6. 6. Colombia Ups the Ante in Latin American E-DemocracyColombians respondby Luis G. Lopez, Ravi Singh, and Dr. Dennis Anderson / Sep 28 2010Within 3 weeks of the Internet Task Force’s efforts, a shift in perception was achieved: Santos went from“old-school” and “boring” to become a superhero with an exciting SUPER SANTOS video game, wherethe candidate fought poverty, corruption, unemployment and drug trafficking in a Super Mario Bros-likeenvironment. The main Web site – – received more than 40,000 visits each day.More than 4 million opt-in e-mails were assembled in 6 weeks. Individual tactics like the Baby-Santosvideo were receiving 11,000 views a single day. Mockus also experiences a number of high profile gaffes– saying he “admired” unpopular Venezuelan President Hugo Chavez and that he’d extradite currentColombian President Uribe to Ecuador – which the Santo campaign aggressively highlighted in its onlinemessaging.In the first-round of balloting on May 30th, Santos totaled nearly 7 million votes, and doubled theopposition by 47 to 22 percent with seven other candidates dividing the rest of the vote. Far fromconsidering “a job done,” the Internet Task Force, at that point being dubbed “The Web 2.0 VictoryTeam,” went into high-gear.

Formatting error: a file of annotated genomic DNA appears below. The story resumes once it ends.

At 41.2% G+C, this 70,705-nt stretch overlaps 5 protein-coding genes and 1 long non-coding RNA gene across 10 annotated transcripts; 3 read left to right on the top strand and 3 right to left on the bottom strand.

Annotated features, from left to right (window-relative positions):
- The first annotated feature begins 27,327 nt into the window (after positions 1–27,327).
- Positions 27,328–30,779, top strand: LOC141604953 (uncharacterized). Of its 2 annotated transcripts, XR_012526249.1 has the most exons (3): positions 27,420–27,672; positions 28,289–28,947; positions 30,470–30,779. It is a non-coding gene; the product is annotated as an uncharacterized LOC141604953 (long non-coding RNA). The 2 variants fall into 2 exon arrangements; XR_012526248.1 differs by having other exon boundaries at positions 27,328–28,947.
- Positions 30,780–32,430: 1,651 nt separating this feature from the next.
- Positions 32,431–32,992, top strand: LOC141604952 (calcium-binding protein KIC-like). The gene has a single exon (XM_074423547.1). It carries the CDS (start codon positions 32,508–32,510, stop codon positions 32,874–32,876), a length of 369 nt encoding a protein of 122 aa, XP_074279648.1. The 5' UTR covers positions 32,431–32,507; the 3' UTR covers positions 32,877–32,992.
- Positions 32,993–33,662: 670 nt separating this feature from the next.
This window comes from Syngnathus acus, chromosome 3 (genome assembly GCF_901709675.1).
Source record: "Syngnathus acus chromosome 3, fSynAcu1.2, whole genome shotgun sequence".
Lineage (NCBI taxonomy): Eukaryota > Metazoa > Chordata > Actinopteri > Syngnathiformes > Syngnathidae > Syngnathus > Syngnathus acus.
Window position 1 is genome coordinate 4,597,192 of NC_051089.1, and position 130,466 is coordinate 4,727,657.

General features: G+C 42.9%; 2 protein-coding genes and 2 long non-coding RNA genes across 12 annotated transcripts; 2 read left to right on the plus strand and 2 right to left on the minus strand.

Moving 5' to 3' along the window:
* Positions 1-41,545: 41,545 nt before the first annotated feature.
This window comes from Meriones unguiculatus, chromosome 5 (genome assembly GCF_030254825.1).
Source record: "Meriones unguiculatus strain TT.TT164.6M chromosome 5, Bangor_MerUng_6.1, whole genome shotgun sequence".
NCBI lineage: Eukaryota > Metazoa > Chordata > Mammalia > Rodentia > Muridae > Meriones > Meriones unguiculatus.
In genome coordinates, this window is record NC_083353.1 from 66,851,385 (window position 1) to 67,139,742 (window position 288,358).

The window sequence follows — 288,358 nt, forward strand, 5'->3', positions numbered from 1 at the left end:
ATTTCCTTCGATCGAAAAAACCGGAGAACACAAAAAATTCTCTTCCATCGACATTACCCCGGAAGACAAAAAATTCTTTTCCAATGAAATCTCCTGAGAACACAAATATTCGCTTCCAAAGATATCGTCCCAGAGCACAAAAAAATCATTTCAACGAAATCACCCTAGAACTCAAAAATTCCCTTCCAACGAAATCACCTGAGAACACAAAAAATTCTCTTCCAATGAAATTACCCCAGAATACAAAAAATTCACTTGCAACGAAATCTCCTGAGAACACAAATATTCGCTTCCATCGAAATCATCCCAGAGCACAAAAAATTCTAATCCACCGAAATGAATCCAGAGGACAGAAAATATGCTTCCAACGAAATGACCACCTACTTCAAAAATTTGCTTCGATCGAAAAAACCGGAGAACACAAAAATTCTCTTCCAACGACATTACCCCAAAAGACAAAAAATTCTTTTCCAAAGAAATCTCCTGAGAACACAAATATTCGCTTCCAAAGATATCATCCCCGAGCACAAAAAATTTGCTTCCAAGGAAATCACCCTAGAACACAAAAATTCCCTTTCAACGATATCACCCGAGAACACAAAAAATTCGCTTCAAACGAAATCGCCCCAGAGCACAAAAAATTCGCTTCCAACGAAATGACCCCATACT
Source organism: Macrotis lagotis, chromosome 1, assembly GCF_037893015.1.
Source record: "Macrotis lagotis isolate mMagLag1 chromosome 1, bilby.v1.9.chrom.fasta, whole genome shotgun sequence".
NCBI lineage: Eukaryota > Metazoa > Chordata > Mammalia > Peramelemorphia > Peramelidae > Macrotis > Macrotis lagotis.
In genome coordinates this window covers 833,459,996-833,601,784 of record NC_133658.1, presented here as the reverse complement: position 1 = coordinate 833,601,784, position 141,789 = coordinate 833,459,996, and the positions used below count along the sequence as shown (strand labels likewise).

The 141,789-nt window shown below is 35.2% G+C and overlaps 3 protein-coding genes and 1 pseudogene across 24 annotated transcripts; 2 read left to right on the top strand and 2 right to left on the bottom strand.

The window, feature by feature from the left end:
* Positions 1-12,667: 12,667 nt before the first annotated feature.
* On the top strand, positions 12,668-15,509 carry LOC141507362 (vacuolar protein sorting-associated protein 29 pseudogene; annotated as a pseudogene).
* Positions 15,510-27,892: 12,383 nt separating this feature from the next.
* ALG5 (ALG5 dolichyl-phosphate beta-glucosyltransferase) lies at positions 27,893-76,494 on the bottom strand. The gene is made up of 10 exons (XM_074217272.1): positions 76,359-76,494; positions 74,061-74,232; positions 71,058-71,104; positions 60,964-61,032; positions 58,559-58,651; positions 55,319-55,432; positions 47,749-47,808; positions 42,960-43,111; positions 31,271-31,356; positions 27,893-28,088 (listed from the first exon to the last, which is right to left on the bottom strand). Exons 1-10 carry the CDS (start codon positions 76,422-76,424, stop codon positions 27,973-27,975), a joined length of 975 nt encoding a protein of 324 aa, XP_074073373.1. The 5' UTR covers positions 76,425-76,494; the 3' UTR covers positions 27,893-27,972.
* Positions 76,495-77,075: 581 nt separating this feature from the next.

7. 7. Colombia Ups the Ante in Latin American E-DemocracyLandslide victoryby Luis G. Lopez, Ravi Singh, and Dr. Dennis Anderson / Sep 28 2010It would be too ambitious to say that the Web 2.0 Victory Team got Santos elected. Or that – like was thecase in the United States with Barack Obama – the elections were defined online. But, it is fair to saythat, for a people who didn’t quite grasp the power of digital media before the 2010 presidentialelections, history was made.Juan Manuel Santos, now a Blackberry-toting, tweeting citizen, is committed to continue usingtechnology, social media, and innovations on the web, to stay close to the citizens. With a highly profileddatabase and an understanding of the power of the Web, Santos will continue to use the technology inhis government. Colombia, now one of the most solid democracies in Latin America, was recentlydubbed the “Star of the South” by U.S.-based Newsweek magazine. The country showed the world asuccessful electoral process in 2010. The use of the Internet, Social Media, Mobile Marketing, OnlineVideos, and Search technologies among others gave the Santos campaign an edge that caught thecompetition – and the country – by surprise, and that contributed to a victory that was well received bymost Colombians and the international community.Luis G. Lopez is director of LGL/Latin Medios, a digital agency in Bogota. A self-proclaimed Digital Freak, he actedas head liaison for Ravi Singh in the Internet Task Force. Ravi Singh, known as the “Campaign Guru” is CEO andFounder of, a non-partisan political technology company powered by Microsoft. Dr. DennisAnderson, co-author, is chairman and professor of management and information technology at St. Francis Collegein New York City. He received his Ph.D. and M.Phil. from Columbia University.